Interview with Zhu Qi, guest editor of online magazine, Chinese-art.com, and current editor of "Sculpture Magazine"
Q. Other critics of the contemporary art scene in China have said it no longer has as much influence on society as it did in the 1980s and early 1990s. How do you feel about this? Do you think Chinese artists have separated into two camps as we have in the west, the large group who produce primarily decorative pieces with commercial value, and a very small "fringe" group which produces art as a social critique and is ignored by mainstream culture?
A. The art of the '90s is really not that isolated from the people in the urban areas of China. Admittedly, some of this art is "black" art in that it is not positivistic and for this reason is not what many of today's people want to see or hear. The basis for much of the avant-garde art being produced in China today is at least in part underpinned by "global" concepts. This is also a problem for the average Chinese, who are just now starting to understand many of these concepts. Lastly, I guess this problem of the gulf that separates art from society is a matter of time. To understand contemporary art, art-goers need to read, to make an effort to understand. Most of all they need time. As busy as everyone is these days, this might also be at the root of the problem.
Chinese avant-garde artists are just now starting to respond to new media culture and commercial culture taking place in today's mainstream society. Their attitude might be likened to that of the Frankfurt School, which maintains that commerce results in the sacrifice of artistic integrity.
The small group of avant-garde artists active today are not opposed to art that has commercial value, nor do they try to avoid making such art. I think what separates these artists from the so-called "mainstream" artists is that China's avant-garde artists will not sacrifice their point of view or artistic goals for the sake of commercial success. The intellectual ferment of the '80s is less visible in the '90s. People are looking for something that is both "material," something that has real strength or impact. I think this is probably the case in New York, too.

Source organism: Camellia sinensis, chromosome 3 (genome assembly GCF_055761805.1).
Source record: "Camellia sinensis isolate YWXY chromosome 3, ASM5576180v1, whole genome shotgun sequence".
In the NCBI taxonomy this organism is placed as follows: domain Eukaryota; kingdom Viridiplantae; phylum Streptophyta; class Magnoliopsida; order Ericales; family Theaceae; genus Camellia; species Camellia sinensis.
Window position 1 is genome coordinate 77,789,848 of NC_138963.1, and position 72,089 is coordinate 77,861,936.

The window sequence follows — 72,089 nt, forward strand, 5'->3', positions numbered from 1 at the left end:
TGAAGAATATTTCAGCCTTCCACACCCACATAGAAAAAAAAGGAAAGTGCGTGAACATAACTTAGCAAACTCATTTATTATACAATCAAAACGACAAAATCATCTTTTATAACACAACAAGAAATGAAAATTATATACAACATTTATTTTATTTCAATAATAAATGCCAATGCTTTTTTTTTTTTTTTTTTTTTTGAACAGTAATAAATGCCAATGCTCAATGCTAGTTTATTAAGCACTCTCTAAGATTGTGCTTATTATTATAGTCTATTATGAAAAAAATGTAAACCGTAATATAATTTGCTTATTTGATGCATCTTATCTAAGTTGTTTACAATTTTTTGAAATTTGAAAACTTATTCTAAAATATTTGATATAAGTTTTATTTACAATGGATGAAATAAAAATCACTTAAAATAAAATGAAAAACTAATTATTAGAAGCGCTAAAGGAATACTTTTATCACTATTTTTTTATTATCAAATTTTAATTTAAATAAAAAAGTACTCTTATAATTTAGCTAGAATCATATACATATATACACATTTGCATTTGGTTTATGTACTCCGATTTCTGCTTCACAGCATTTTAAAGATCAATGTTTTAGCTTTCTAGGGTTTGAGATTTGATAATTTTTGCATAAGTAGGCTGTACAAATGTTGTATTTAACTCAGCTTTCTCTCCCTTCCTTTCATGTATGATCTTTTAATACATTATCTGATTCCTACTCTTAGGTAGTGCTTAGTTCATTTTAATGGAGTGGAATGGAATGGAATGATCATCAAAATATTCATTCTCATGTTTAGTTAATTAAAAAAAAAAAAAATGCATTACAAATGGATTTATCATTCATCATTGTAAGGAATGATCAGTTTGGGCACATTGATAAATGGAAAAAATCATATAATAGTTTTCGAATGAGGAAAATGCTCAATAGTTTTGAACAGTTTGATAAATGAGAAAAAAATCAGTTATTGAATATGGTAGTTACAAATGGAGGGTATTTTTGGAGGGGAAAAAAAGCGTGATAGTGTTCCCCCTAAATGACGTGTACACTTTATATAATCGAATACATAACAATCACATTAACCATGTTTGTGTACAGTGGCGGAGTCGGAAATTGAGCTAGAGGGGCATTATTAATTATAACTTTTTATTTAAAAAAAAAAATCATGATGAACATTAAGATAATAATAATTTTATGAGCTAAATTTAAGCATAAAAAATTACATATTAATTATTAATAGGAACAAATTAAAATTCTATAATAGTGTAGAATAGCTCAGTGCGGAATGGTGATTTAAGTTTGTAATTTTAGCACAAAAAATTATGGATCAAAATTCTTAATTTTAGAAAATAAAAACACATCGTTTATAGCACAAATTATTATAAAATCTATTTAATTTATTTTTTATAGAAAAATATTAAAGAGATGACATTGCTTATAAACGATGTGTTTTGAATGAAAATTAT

Q. Can you name three or four of the leading contemporary artists in China today? What styles or techniques or themes are dominant?
A. It's hard to point to any one artist as a leading artist in China. From content to technique, I cannot think of any artist that has really achieved a "breakthrough," so to speak. There are several artists whom I regard highly: painters like Shi Chong (Wuhan), Liu Dahong (Shanghai), Li Shan (Shanghai); photographers like Zhuang Hui (Beijing) and Hong Lei (Changzhou); and, sculptors like Wang Du (Paris). Of course, there are many more. These are just those that come to mind. I like them because they are very "visual" artists.
Q. How would you describe the political situation for artists in China today? Is there self-censorship? Government pressure? Complete freedom?
A. Politics poses a dilemma for most artists. In one regard, people like myself have been educated to be thinking, critical, modern intellectuals in this society. At the same time, we are patriotic in that we hope China does well. Thus, when artists and critics like myself look at art, create art we must do so with a view to both of these feelings. If this is what you mean by self-censorship, then I suppose you might call this self-censorship.
Of course, avant-garde art is not limited to criticism of the government. This is sometimes taken as being anti-government. So, this is a complex question. The question we all face is how can we give art and artists even more freedom than that which is available at the present. For this intellectual freedom to be institutionalized, this is a gradual process, not something that we can expect to happen overnight. What I'm referring to here is not simply the freedom to satirize Mao Tse-tung, but something more profound.
Q. Has the Internet helped the art community in China at all? Do you see a future role for the Internet in helping artists communicate with each other or publicize their exhibits?
A. Artists in the next century will work in electronic media. Of course, this means multi-media and Internet technology will provide the basis for both art and its communication/proliferation. In this next decade, the Internet will certainly help Chinese artists. Recently, I published an interview I did with William Benjamin of the director of New Media Art at the Institute of Contemporary Arts. I also recently translated Art of the Electronic Age. More and more art critics and artists are being approached about participation in international events or Internet events.